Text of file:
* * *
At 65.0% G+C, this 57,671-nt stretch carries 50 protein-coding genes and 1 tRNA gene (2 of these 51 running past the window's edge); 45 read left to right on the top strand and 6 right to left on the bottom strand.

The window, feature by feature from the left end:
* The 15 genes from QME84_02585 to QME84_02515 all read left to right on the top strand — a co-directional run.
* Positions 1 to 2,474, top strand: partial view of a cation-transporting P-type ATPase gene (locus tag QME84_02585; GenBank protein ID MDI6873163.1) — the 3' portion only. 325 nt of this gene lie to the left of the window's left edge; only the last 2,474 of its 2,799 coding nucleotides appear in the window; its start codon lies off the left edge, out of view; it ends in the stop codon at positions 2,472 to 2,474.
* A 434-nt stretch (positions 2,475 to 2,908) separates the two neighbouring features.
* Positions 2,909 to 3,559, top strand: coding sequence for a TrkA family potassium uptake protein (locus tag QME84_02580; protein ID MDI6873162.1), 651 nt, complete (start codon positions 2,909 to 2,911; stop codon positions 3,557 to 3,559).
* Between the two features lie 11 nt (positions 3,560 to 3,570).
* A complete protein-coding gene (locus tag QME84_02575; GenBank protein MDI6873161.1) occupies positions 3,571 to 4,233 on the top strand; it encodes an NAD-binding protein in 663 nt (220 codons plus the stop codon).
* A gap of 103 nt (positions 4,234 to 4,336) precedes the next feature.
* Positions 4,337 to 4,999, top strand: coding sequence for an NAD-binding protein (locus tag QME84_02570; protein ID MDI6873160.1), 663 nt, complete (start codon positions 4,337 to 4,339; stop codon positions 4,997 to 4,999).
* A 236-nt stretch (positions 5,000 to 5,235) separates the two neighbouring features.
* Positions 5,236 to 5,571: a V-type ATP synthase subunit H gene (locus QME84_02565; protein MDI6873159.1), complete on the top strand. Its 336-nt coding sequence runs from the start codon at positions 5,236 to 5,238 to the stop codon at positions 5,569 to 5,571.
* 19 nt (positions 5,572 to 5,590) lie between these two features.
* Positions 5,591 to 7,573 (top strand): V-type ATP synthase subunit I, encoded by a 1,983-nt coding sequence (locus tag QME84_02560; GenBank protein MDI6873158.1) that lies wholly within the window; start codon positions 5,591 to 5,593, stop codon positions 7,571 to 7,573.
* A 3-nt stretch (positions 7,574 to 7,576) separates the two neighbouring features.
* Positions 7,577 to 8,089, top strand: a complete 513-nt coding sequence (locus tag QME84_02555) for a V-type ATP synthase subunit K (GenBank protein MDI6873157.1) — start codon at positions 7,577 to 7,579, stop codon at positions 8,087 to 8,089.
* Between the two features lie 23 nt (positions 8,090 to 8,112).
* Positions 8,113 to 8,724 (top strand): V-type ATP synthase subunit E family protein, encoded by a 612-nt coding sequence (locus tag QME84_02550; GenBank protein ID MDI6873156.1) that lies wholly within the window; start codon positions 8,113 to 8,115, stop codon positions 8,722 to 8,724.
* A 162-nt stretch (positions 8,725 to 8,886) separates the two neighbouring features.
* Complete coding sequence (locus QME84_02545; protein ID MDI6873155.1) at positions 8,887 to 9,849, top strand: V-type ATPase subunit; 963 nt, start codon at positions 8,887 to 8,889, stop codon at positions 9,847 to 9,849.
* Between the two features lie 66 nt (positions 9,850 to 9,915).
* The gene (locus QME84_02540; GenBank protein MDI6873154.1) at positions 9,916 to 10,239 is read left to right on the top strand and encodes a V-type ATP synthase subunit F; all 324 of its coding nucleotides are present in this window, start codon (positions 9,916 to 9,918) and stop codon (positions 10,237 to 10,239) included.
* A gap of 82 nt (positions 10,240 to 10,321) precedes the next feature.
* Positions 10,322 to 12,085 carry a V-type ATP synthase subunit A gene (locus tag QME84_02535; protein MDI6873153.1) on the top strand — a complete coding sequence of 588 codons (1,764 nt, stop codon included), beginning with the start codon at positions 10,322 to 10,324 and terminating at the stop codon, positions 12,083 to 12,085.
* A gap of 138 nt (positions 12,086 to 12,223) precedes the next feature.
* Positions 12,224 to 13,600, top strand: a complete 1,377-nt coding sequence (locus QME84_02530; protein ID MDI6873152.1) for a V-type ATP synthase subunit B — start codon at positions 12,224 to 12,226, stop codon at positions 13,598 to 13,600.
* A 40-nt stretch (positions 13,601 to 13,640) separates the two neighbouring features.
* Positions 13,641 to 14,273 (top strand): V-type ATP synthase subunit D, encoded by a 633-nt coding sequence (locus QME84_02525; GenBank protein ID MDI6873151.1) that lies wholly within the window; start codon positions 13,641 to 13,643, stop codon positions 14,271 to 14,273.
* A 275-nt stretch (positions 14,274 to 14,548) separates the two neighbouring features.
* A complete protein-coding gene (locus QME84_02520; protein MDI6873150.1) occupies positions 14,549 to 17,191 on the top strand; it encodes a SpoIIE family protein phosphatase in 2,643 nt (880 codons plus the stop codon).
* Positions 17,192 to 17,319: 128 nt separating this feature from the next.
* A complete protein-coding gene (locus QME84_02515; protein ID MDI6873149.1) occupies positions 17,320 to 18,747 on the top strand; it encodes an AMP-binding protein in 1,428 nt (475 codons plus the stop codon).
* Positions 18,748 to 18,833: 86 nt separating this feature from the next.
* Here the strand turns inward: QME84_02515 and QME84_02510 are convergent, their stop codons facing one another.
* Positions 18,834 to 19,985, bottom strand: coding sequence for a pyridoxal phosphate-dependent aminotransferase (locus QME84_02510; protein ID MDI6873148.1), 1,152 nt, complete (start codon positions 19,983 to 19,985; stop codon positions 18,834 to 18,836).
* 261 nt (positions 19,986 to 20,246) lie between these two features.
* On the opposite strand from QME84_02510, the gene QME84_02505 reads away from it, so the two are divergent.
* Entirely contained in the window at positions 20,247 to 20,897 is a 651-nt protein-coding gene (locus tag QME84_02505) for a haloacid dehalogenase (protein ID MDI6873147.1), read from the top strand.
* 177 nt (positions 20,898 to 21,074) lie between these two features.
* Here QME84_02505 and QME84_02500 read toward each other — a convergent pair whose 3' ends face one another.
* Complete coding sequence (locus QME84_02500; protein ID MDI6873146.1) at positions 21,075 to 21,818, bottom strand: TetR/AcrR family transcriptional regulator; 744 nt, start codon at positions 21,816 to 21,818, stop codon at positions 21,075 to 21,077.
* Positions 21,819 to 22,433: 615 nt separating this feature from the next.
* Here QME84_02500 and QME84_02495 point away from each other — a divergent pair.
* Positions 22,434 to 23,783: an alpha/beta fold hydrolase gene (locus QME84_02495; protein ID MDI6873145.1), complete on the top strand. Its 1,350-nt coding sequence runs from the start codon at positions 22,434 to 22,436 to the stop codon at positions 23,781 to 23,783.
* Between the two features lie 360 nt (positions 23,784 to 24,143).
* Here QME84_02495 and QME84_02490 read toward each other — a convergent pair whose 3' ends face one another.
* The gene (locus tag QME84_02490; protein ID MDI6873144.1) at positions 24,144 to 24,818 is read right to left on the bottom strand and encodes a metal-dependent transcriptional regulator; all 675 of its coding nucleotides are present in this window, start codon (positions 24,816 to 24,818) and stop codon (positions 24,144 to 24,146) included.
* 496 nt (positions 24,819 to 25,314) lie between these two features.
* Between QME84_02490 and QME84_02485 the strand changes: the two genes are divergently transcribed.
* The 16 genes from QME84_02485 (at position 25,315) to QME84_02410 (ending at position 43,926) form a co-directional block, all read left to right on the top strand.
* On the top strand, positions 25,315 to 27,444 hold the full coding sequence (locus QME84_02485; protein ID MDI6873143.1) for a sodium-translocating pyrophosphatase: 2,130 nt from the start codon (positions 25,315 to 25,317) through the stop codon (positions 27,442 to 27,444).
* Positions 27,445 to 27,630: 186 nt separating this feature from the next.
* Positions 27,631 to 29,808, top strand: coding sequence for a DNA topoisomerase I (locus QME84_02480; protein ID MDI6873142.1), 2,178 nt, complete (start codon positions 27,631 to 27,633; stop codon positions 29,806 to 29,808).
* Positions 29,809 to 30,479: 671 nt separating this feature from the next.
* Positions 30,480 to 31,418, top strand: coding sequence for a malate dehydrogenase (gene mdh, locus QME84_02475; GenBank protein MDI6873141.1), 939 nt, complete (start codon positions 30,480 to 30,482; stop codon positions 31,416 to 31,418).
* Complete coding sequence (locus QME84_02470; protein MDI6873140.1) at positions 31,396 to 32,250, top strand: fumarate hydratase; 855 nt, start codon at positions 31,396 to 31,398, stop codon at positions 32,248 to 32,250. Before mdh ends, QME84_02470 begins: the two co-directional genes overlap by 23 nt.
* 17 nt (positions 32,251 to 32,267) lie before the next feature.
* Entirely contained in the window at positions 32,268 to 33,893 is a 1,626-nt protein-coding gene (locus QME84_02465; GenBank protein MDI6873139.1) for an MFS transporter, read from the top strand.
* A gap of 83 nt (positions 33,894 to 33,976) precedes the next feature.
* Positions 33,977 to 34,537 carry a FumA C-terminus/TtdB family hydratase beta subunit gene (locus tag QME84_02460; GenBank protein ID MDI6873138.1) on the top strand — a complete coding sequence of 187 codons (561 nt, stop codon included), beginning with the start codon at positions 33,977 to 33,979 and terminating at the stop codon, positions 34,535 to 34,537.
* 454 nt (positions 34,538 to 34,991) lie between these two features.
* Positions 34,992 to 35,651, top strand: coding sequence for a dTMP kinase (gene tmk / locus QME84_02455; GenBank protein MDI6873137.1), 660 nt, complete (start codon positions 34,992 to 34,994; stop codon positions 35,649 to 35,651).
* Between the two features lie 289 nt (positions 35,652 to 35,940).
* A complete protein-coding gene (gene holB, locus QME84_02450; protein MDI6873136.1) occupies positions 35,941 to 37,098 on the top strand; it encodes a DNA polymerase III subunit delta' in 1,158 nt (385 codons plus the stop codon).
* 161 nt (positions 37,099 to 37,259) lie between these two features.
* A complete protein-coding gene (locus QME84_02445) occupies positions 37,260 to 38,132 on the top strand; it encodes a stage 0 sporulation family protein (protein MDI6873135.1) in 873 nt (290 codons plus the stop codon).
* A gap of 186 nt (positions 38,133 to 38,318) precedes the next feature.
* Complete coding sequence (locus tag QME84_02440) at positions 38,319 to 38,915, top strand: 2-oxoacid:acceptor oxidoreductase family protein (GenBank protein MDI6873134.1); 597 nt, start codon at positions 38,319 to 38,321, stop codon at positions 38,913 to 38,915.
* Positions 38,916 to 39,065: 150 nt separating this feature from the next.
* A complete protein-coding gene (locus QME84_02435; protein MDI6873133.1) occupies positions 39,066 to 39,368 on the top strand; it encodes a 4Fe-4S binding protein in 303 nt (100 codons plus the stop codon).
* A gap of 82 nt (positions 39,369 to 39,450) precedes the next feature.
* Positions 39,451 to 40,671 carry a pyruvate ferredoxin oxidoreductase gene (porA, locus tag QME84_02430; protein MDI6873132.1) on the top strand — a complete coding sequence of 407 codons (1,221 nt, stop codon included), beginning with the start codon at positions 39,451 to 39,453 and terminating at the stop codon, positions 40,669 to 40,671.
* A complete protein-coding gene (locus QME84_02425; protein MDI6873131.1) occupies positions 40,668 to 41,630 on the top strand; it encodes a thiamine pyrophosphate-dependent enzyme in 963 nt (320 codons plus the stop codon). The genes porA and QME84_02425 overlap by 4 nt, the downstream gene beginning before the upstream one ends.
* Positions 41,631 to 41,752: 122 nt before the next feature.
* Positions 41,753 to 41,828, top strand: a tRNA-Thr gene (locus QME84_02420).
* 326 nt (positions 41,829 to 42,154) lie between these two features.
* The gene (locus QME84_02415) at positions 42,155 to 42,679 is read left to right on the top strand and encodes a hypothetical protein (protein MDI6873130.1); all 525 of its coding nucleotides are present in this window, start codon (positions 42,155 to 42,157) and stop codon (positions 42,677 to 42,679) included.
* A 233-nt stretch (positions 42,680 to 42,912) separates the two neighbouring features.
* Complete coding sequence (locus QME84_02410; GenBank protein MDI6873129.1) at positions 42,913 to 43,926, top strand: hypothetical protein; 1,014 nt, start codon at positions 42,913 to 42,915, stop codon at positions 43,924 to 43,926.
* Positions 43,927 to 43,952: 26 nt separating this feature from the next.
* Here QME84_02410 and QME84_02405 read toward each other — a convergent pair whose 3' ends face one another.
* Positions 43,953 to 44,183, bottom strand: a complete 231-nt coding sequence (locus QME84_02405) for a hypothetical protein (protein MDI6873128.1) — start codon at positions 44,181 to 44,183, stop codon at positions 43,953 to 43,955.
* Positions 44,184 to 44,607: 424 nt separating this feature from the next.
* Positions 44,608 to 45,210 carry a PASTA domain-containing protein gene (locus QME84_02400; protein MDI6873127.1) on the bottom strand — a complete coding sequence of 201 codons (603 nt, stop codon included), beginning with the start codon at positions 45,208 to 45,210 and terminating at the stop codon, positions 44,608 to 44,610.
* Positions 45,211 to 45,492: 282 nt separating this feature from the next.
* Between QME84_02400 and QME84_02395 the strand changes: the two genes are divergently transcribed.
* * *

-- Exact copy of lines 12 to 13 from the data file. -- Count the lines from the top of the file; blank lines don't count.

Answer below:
* Positions 5,236 to 5,571: a V-type ATP synthase subunit H gene (locus QME84_02565; protein MDI6873159.1), complete on the top strand. Its 336-nt coding sequence runs from the start codon at positions 5,236 to 5,238 to the stop codon at positions 5,569 to 5,571.
* 19 nt (positions 5,572 to 5,590) lie between these two features.